The children now surviving are Newton M., of Serena; Mrs. C. B. Hess, of this city; Thomas H., Frank, and J. Kent, of Chicago; Joseph, of Coffeyville, Kansas; James A., of Grand Junction, Col.

The funeral will be held from the C. B. Hess residence Monday afternoon at 2 o’clock. Interment in the Dayton cemetery.1

  1. The Ottawa [Illinois] Free Trader, 11 October 1907, p 5, col 3

First winter

The winter of 1829-1830, when the Green party had just arrived in Illinois, was a difficult one. Even though John Green had arranged with William Clark to plant a crop of winter wheat, they had no mill to grind it into flour. Small amounts could be ground by hand, in a coffee grinder, but this was tedious and time consuming. Jesse Green recounted in his memoir one way they tried to deal with the problem.

Soon after our arrival here father sent a team down to a mill in Tazewell County for flour and got what was supposed to be sufficient to last until we could grind some of our own wheat, but he did not take into consideration our increased appetites, which we thought had nearly doubled. Then Uncle Samuel Grove and I took a grist of frostbitten corn to Mr. Covil’s ox-mill below Ottawa on the south side of the river. We were ferried across the Illinois River just above the mouth of the Fox, by two daughters of Dr. David Walker who ran the ferry in the absence of their father. We followed an Indian trail, not a wagon track was visible. Probably owing to the fact that our corn had been caught by an early frost before reaching maturity, we did not succeed very well in grinding it in the Ox-mill, and we returned home with a good portion of our grist unground. Some time later we took another grist up to Mission Point where Rev. Jesse Walker had a similar mill in connection with his mission and school for the civilization and education of the rising generation of our Indian friends and neighbors, but his mill did not prove to be any more successful in grinding our soft corn than Mr. Covil’s mill.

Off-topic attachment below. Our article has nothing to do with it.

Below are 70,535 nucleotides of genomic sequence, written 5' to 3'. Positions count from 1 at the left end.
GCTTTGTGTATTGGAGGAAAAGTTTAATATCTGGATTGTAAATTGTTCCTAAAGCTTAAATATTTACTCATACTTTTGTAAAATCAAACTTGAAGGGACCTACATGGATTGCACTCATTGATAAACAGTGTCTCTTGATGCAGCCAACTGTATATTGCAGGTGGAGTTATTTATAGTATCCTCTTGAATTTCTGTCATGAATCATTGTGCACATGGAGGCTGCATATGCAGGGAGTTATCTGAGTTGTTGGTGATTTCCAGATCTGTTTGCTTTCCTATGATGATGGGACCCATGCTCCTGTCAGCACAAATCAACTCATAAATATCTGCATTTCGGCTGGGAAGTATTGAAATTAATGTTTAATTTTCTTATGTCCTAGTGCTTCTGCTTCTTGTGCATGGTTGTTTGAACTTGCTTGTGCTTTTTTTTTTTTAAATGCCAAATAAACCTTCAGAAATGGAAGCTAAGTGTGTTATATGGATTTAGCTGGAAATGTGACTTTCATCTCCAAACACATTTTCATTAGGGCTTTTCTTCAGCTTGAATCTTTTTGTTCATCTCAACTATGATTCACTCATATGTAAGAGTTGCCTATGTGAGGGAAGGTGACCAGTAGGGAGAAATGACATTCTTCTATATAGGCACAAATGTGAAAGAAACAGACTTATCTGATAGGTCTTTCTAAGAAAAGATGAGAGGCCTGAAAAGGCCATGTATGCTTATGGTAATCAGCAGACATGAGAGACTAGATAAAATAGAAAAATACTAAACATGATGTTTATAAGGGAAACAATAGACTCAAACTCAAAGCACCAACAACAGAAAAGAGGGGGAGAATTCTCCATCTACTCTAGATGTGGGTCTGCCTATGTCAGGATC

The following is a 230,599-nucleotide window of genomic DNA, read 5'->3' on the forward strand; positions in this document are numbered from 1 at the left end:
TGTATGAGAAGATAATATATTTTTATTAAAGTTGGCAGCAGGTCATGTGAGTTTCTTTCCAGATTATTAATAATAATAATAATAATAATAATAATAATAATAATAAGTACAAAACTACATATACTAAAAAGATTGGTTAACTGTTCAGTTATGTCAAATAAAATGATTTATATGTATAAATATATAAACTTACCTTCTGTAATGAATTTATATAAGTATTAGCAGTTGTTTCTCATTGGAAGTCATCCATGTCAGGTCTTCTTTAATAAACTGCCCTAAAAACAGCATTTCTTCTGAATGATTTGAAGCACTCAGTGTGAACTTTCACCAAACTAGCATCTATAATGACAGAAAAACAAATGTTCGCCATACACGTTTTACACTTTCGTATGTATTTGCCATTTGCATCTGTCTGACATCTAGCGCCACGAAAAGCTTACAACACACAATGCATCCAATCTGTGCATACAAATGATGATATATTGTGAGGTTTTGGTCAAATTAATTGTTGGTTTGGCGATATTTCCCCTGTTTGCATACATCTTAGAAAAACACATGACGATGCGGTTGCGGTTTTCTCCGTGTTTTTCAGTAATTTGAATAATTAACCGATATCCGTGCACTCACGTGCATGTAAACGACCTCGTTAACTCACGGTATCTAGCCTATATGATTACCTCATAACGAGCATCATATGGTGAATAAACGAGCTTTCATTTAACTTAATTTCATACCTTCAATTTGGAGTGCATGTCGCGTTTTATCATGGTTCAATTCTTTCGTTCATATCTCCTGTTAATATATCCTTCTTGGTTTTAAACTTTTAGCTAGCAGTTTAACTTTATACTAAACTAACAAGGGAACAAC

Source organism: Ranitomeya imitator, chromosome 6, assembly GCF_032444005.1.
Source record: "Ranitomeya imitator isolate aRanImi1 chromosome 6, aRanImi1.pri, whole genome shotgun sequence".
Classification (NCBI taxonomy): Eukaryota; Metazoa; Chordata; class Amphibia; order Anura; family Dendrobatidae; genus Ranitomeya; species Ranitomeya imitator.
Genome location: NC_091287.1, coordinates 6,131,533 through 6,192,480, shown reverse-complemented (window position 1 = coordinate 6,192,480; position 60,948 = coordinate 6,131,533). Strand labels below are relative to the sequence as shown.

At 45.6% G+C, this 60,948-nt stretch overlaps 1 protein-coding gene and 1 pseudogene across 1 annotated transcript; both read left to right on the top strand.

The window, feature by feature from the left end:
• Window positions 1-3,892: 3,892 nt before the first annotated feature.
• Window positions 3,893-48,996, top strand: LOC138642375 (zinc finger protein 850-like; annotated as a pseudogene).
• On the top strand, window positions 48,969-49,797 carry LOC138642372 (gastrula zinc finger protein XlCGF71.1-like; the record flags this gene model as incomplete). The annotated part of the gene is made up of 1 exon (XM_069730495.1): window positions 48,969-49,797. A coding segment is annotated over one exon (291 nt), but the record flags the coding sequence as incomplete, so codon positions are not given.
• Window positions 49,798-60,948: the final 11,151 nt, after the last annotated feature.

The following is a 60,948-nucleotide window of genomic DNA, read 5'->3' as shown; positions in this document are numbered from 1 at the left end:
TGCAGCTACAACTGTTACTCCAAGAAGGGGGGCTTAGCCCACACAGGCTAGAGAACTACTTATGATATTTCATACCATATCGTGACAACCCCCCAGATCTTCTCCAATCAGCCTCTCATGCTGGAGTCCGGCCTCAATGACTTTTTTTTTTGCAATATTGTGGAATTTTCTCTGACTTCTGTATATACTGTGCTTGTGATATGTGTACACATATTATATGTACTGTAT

They must have been very relieved when their own mill was built the following spring.

The mill  illustrated above is the type of the Dayton mill, but in Illinois the mill was built of wood, not of stone.